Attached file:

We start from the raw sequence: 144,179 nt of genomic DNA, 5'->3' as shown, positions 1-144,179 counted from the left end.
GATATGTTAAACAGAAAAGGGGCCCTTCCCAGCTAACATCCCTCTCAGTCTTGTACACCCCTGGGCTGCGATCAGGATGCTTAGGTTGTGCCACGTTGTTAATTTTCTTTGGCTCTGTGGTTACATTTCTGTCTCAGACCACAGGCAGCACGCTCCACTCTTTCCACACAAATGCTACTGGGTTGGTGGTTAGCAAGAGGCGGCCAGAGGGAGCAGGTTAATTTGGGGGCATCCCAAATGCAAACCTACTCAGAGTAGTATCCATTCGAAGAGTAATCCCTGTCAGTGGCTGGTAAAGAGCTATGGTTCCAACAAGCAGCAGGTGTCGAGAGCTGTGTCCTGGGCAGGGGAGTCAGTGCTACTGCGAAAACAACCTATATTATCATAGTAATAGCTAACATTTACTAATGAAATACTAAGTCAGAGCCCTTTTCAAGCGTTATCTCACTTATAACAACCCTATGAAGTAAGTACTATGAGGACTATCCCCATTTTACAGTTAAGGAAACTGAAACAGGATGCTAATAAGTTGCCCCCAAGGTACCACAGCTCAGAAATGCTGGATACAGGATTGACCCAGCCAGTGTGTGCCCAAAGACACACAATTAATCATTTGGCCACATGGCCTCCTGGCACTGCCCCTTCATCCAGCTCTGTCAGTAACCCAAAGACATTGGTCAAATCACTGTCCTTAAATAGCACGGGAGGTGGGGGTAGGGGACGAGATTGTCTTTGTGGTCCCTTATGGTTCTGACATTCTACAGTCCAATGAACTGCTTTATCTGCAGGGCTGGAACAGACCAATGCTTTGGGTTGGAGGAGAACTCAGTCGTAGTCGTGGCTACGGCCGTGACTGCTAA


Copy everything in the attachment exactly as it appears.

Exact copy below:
We start from the raw sequence: 144,179 nt of genomic DNA, 5'->3' as shown, positions 1-144,179 counted from the left end.
GATATGTTAAACAGAAAAGGGGCCCTTCCCAGCTAACATCCCTCTCAGTCTTGTACACCCCTGGGCTGCGATCAGGATGCTTAGGTTGTGCCACGTTGTTAATTTTCTTTGGCTCTGTGGTTACATTTCTGTCTCAGACCACAGGCAGCACGCTCCACTCTTTCCACACAAATGCTACTGGGTTGGTGGTTAGCAAGAGGCGGCCAGAGGGAGCAGGTTAATTTGGGGGCATCCCAAATGCAAACCTACTCAGAGTAGTATCCATTCGAAGAGTAATCCCTGTCAGTGGCTGGTAAAGAGCTATGGTTCCAACAAGCAGCAGGTGTCGAGAGCTGTGTCCTGGGCAGGGGAGTCAGTGCTACTGCGAAAACAACCTATATTATCATAGTAATAGCTAACATTTACTAATGAAATACTAAGTCAGAGCCCTTTTCAAGCGTTATCTCACTTATAACAACCCTATGAAGTAAGTACTATGAGGACTATCCCCATTTTACAGTTAAGGAAACTGAAACAGGATGCTAATAAGTTGCCCCCAAGGTACCACAGCTCAGAAATGCTGGATACAGGATTGACCCAGCCAGTGTGTGCCCAAAGACACACAATTAATCATTTGGCCACATGGCCTCCTGGCACTGCCCCTTCATCCAGCTCTGTCAGTAACCCAAAGACATTGGTCAAATCACTGTCCTTAAATAGCACGGGAGGTGGGGGTAGGGGACGAGATTGTCTTTGTGGTCCCTTATGGTTCTGACATTCTACAGTCCAATGAACTGCTTTATCTGCAGGGCTGGAACAGACCAATGCTTTGGGTTGGAGGAGAACTCAGTCGTAGTCGTGGCTACGGCCGTGACTGCTAA